The input signal is a monofrequent sinus with an input power of 2.5mW and a frequency of 230GHz. The port amplitudes are wave amplitudes and in units sqrt(Power). Therefore the input signal (red) illustrated in figure 4 shows an amplitude of 0.05. The output signal saturates at 480ps with an amplitude of 0.514 which results in a gain of 20.24dB. This agrees quite well to the gain of 20.9dB given by Pierce small signal theory (see page 282 in [2]).

The frequency spectrum of the output signal has a peak as well at 230GHz. The additional ripples are resulting due to a finite simulation time which is in time domain a multiplication with a rectangular pulse. In frequency domain this is equivalent to the convolution with an SI function which is seen in figure 4.

Time signals of RF in and out (left) and frequency spectrum of output signal (right).
Figure 4: Time signals of RF in and out (left) and frequency spectrum of output signal (right).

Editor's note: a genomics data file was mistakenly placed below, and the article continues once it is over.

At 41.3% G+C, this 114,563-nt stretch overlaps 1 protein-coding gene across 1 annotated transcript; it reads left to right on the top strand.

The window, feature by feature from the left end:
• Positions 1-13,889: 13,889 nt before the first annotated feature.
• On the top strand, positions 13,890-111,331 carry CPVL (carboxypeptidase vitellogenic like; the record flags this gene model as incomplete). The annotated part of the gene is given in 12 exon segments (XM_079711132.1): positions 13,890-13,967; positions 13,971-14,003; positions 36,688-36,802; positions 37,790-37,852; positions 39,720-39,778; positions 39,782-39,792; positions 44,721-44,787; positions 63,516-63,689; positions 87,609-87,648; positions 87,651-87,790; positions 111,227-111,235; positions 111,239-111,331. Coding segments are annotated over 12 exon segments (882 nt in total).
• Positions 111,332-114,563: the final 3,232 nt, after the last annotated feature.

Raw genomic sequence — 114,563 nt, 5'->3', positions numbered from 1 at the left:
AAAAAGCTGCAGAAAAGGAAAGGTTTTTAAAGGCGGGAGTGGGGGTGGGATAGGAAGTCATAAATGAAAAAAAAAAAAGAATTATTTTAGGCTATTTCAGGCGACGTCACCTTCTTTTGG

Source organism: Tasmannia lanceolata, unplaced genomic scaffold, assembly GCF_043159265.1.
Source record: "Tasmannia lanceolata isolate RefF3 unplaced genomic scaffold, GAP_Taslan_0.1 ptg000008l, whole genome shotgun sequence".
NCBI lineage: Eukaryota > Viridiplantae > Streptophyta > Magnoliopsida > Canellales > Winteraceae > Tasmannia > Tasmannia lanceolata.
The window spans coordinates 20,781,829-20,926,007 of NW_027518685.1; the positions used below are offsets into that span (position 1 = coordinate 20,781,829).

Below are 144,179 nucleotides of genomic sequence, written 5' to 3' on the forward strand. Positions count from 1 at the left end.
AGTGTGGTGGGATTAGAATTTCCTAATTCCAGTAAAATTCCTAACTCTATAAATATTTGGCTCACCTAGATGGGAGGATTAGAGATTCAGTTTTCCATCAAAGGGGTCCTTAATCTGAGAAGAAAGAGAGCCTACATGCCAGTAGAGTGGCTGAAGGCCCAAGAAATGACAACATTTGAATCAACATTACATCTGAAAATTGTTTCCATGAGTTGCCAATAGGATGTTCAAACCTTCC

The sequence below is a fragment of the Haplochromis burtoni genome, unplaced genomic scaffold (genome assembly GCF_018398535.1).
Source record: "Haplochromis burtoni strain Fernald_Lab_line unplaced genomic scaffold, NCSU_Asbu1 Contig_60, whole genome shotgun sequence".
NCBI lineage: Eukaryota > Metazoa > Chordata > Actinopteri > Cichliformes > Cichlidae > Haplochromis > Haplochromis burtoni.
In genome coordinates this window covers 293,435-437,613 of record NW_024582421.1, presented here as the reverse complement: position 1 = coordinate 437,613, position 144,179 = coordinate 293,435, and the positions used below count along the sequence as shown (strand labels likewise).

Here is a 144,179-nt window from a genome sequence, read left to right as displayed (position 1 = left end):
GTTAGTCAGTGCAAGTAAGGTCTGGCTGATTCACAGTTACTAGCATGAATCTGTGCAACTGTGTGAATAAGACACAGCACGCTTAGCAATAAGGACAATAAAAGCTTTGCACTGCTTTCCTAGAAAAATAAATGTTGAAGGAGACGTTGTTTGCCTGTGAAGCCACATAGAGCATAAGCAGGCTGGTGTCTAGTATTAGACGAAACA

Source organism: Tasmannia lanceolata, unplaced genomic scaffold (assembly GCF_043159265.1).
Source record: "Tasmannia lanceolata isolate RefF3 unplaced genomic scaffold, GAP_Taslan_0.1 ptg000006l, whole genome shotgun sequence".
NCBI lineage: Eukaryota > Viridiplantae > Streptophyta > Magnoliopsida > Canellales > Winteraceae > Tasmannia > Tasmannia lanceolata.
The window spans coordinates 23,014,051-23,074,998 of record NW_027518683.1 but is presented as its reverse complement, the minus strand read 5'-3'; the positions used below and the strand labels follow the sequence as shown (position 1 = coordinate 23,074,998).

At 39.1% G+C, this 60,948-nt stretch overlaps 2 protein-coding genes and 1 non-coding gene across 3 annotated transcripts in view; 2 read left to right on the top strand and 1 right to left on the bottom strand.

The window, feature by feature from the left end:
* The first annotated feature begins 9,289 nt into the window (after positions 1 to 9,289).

The particle trajectory is illustrated in figure 5. A zoom into the end section shows very nicely the sections with low and high velocity. This indicates the velocity modulation and the interaction of the beam with the electromagnetic wave which finally amplifies the RF input signal.

Particle trajectory and zoom into end section.
Figure 5: Particle trajectory and zoom into end section.

The small signal analysis has been carried out by R. Zheng and X. Chen [1] for the complete frequency band of interest and compared to Pierce small signal theory. The comparison shows a reasonable agreement with respect to the validity of Pierce theory (see figure 6) which could be violated by space charge effects and electron bunching.